One thing that my help you is to get hold of a good workshop manual (I prefer the Bentley manual, but the Haynes is great too). You might also get a copy of the book MGB - Guide to Purchase and DIY Restoration by Lindsay Porter. It is a great guide to the MGB, and shows some points that you might want to look at on your car.

Also, the boards here are a great place to vent your (eventual) frustration when working on our beloved cars.



Ron

...Semper Fidelis...

DB Wood Avatar
Daniel Wood
Tumalo, OR, USA   usa
1969 MG MGB GT "Clyde"
1970 MG MGB GT

The best thing that can be done to the suspension is making sure everything is in good condition. The 77 has swaybars fore and aft so the handling is quite good. Typically these cars aren't driven a lot of miles per year so the tires get old before they wear out. If they're over 5 years old get new ones. Which wheels do you have? The steel wheels are called Rostyle and the others are wire wheels. There are many more that people use, but these are the most common and what came with the car from the factory.



Dan Wood
70BGT driver, OD, Pertronix, HS4's, Peco, .060 over, Elgin cam, Superlite wheels, poly bushings, panhard rod, rear tube shocks, 1" lowered front end, HD shock valves, etc, etc.
69BGT project (V-6?)
88 Saab SPG Turbo
86 Vanagon Westy (South African conversion engine 2.0 OHC 135HP)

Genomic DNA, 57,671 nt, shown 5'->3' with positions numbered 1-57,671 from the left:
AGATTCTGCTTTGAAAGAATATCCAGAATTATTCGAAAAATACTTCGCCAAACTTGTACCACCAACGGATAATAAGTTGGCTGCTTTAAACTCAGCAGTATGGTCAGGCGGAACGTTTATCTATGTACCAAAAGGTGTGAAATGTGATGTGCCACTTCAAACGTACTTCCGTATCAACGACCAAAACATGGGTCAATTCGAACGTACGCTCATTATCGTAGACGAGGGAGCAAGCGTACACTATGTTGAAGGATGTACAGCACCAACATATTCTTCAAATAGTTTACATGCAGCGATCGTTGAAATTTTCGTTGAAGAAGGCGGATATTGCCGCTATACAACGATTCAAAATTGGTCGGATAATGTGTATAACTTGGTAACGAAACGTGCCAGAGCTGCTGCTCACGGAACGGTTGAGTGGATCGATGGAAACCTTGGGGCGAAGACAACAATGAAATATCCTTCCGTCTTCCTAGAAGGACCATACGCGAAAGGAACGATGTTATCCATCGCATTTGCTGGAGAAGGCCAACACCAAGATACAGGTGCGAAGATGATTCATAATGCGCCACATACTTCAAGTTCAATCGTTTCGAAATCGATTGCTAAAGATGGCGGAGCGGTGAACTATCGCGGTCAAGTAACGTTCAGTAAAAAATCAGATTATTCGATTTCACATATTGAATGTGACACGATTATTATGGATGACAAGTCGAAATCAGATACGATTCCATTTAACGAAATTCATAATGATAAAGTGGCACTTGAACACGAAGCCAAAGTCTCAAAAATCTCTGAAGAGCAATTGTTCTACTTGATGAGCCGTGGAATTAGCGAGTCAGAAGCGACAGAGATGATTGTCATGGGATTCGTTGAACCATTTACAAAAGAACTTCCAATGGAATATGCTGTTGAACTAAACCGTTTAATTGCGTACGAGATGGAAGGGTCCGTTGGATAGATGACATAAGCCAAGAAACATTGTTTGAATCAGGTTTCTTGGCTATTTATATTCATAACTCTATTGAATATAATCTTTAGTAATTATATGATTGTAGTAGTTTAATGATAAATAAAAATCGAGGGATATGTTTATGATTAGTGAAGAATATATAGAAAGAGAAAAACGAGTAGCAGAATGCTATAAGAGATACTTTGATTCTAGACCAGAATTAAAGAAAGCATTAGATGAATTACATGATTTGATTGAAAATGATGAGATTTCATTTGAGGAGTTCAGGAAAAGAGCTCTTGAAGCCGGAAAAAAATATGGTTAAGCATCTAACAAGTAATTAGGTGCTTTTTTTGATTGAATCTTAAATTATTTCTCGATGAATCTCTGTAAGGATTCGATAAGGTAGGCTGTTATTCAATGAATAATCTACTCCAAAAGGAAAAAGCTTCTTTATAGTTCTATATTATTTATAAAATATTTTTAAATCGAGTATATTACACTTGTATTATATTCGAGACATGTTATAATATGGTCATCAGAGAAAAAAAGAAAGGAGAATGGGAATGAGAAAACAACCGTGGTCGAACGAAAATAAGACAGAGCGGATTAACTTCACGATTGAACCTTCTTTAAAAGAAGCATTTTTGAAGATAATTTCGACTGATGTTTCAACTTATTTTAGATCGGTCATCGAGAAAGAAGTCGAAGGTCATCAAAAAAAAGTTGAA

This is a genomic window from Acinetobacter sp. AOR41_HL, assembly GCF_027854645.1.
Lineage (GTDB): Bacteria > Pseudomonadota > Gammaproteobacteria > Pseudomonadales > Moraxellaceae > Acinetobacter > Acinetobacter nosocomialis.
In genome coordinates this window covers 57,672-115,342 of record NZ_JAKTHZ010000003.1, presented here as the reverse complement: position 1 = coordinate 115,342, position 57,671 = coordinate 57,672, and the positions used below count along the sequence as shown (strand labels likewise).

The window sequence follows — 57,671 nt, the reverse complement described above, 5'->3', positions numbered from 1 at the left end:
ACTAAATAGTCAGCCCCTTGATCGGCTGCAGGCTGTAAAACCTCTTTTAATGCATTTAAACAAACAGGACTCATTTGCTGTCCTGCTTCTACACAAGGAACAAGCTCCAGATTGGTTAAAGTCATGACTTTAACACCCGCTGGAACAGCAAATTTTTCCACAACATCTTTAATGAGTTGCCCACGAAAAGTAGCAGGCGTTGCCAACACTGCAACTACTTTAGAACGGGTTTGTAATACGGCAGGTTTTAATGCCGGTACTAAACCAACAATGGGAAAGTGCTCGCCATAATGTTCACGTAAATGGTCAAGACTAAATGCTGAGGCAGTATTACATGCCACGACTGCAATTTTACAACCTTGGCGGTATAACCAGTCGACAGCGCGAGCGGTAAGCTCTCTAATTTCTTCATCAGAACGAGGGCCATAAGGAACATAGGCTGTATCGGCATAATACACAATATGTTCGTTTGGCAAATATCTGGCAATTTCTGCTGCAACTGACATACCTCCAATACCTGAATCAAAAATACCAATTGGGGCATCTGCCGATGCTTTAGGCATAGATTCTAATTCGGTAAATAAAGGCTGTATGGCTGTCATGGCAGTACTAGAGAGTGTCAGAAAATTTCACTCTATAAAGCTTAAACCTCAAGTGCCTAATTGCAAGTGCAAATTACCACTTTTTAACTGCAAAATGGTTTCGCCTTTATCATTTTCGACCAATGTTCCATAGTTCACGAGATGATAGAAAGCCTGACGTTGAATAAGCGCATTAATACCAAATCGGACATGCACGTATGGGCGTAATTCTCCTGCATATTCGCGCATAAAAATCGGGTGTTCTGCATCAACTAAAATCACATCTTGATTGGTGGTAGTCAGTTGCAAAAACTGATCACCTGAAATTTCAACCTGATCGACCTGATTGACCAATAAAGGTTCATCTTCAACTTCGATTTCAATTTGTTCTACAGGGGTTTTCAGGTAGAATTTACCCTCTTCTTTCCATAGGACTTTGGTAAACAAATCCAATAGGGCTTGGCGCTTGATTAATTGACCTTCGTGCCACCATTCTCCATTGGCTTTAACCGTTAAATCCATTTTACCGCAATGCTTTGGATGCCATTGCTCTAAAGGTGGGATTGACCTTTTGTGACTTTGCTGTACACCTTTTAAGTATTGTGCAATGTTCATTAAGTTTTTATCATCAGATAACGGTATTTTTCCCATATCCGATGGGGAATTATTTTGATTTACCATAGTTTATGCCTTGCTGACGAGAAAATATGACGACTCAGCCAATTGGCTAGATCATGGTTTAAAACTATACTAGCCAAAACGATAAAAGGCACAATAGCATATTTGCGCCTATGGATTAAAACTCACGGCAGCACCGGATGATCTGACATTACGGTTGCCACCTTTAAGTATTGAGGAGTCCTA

Lucas= Loose
Unsoldered
Connections
And
Splices

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Horst Avatar
Whorst Kukalavich
Deep below the earth, USA   usa

I would check the condition of everything, then at some point lower the car. This can be achieved by either a lowering kit or by replacing both the front coils and rear leaf springs with suitable replacements.

Whorst

Gary Radwanski
Lake Zurich,IL, USA   usa

Wheels are steel and the tires are most definately ready to go. I'm just trying to make sure I do all of this in proper sequence.

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mac townsend Avatar
Fairfield, CA, USA   usa

rad23 Wrote:
Quote: I'm new to this so please bear with me if I use improper vernacular! I've recently purchased a 77 MGB and I'm trying to determine what can be done to improve the handling, sway, etc. The car has no shocks but I see that install kits are available.
Would like to know what has worked for other, what has not. Is adding shock absorbers worth the effort or should I focus on upgrading the front and/or rear springs?
Thanks.

the first thing you need to do is buy the appropriate shop manual for your car. Amazon has them, Search for "Bentley" and "MGB"



1973 Pale Primrose Roadster. A nice 10-footer!
SUs, Datsun 5-speed